While organisations try to adapt to the new environment created by Covid-19 and provide the additional support that staff and volunteers need at this time, there is still much uncertainty around how long restrictions will prevent them from doing their work, their financial stability and the long term implications of the pandemic.
Clinks is conducting a bi-weekly survey of the voluntary sector in criminal justice to track the evolving impact of Covid-19 on organisations. The data gathered through these surveys is provided to senior officials at the Ministry of Justice as well as funders and government select committees. Read the full briefing here.
Please take just 10 minutes to complete our next survey so that we can ensure we are representing your needs and experiences to those important decision-makers.
What we know so far
Our latest survey had 119 usable responses. This blog will outline some of its key findings. See here for the findings of our previous survey.
The challenges of delivering services remotely
Organisations are embracing remote ways of working, turning to telephone and video conference to keep in contact with those they support (51%), running telephone advice lines (38%) providing virtual group sessions (28%) and sending resource packs to people in prison (33%).
But there is a limit to how much services can be translated into remote working. Despite the flexibility of the sector and the adaptations organisations have made, 61% say that their service provision has decreased and unfortunately a further 18% have had to stop services completely.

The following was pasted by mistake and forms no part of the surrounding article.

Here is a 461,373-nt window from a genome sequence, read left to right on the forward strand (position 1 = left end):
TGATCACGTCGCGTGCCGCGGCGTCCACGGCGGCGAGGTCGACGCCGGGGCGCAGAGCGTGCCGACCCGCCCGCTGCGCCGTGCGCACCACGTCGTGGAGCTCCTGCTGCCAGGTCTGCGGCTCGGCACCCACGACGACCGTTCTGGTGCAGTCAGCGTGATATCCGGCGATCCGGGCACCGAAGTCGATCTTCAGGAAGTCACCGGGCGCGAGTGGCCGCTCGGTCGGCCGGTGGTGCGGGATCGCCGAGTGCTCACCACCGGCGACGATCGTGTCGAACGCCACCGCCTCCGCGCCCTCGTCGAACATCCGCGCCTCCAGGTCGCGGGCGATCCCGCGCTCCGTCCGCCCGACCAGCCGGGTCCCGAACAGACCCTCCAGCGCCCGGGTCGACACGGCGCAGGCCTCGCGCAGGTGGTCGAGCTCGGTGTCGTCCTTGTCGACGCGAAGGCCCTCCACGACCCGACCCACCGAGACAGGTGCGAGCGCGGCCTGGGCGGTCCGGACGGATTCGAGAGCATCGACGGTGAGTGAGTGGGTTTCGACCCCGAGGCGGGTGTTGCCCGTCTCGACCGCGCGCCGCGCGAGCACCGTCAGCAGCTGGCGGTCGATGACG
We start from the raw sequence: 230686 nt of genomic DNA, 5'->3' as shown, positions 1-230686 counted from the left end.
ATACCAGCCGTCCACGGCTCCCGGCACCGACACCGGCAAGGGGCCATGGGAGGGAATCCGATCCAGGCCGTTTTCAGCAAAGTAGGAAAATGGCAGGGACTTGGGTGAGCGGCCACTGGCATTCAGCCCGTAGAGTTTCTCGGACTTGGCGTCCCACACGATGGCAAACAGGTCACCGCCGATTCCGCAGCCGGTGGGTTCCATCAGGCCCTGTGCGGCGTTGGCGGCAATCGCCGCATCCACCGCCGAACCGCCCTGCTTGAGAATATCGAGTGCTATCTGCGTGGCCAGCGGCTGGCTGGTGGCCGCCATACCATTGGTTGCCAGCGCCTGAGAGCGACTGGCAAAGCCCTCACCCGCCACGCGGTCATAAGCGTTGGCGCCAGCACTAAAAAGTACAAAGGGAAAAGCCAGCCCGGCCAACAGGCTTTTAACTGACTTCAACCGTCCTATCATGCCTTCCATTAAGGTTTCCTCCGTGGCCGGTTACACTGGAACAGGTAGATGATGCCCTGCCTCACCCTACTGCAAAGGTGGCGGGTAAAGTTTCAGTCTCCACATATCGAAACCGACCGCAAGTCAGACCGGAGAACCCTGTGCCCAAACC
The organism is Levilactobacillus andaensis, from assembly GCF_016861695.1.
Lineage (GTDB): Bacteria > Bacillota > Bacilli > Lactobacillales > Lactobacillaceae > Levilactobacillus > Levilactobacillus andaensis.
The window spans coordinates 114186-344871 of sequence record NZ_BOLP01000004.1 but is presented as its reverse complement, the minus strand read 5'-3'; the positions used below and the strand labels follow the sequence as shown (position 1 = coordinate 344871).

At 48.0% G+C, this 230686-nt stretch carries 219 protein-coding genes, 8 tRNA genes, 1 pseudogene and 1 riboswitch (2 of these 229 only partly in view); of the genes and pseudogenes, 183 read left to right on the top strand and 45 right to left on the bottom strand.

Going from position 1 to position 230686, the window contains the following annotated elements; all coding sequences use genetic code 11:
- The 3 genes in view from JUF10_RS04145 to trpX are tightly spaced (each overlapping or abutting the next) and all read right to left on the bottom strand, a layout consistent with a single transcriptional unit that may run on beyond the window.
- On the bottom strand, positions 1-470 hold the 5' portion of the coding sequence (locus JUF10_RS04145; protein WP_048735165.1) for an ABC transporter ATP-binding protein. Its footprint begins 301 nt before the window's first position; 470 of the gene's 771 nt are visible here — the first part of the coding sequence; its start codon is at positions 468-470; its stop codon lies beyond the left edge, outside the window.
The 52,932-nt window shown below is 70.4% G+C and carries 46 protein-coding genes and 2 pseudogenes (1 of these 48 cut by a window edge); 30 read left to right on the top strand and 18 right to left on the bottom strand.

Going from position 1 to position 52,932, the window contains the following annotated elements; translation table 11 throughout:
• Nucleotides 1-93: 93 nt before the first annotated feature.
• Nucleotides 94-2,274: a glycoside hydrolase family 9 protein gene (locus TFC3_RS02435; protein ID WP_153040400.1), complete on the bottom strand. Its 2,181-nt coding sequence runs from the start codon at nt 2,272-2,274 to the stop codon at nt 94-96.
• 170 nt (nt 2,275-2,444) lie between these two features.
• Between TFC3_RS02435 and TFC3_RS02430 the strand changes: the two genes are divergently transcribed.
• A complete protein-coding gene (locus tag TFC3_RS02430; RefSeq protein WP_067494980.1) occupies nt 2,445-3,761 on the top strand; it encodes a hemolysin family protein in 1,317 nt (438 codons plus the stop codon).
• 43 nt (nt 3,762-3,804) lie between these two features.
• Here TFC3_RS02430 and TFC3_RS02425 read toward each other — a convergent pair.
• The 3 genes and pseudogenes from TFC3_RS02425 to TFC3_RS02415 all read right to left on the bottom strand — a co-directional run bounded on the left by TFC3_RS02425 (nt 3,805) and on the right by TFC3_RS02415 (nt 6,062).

Almost a fifth of the organisations that took our survey told us that their primary area of activity includes providing arts-based provision. A higher percentage of those organisations told us that they are providing resource packs to people in prison and are delivering virtual group sessions.
Arts organisations are clearly responding innovatively to the pandemic and their creative resources and initiatives can be a lifeline to people isolated. But arts organisations also face distinct barriers in adapting services for remote delivery which are often designed to be highly interactive. We know from the National Criminal Justice Arts Alliance (NCJAA)’s engagement with the arts sector, that there has been concern amongst organisations that work in prisons about the effectiveness of remote alternatives, and how to meaningfully replace their services and workshops with digital resources.